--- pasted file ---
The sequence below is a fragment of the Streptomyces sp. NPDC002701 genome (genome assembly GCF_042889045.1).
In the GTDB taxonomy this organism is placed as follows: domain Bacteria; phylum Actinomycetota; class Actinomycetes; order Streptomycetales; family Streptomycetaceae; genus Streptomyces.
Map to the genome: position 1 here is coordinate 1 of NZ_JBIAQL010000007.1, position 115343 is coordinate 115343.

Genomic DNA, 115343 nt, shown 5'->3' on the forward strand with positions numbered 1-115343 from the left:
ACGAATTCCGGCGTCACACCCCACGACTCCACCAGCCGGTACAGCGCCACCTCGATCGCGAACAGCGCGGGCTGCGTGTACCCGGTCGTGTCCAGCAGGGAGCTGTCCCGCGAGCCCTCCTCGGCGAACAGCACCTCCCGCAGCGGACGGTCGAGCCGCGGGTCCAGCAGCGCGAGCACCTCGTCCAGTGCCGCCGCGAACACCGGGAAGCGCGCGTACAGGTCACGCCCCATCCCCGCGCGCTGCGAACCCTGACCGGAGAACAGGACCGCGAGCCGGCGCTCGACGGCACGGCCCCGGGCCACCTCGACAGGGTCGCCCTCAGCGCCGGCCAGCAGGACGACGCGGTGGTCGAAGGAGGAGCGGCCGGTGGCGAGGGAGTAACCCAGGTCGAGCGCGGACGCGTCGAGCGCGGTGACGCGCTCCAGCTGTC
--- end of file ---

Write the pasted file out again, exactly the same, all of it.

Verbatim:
The sequence below is a fragment of the Streptomyces sp. NPDC002701 genome (genome assembly GCF_042889045.1).
In the GTDB taxonomy this organism is placed as follows: domain Bacteria; phylum Actinomycetota; class Actinomycetes; order Streptomycetales; family Streptomycetaceae; genus Streptomyces.
Map to the genome: position 1 here is coordinate 1 of NZ_JBIAQL010000007.1, position 115343 is coordinate 115343.

Genomic DNA, 115343 nt, shown 5'->3' on the forward strand with positions numbered 1-115343 from the left:
ACGAATTCCGGCGTCACACCCCACGACTCCACCAGCCGGTACAGCGCCACCTCGATCGCGAACAGCGCGGGCTGCGTGTACCCGGTCGTGTCCAGCAGGGAGCTGTCCCGCGAGCCCTCCTCGGCGAACAGCACCTCCCGCAGCGGACGGTCGAGCCGCGGGTCCAGCAGCGCGAGCACCTCGTCCAGTGCCGCCGCGAACACCGGGAAGCGCGCGTACAGGTCACGCCCCATCCCCGCGCGCTGCGAACCCTGACCGGAGAACAGGACCGCGAGCCGGCGCTCGACGGCACGGCCCCGGGCCACCTCGACAGGGTCGCCCTCAGCGCCGGCCAGCAGGACGACGCGGTGGTCGAAGGAGGAGCGGCCGGTGGCGAGGGAGTAACCCAGGTCGAGCGCGGACGCGTCGAGCGCGGTGACGCGCTCCAGCTGTC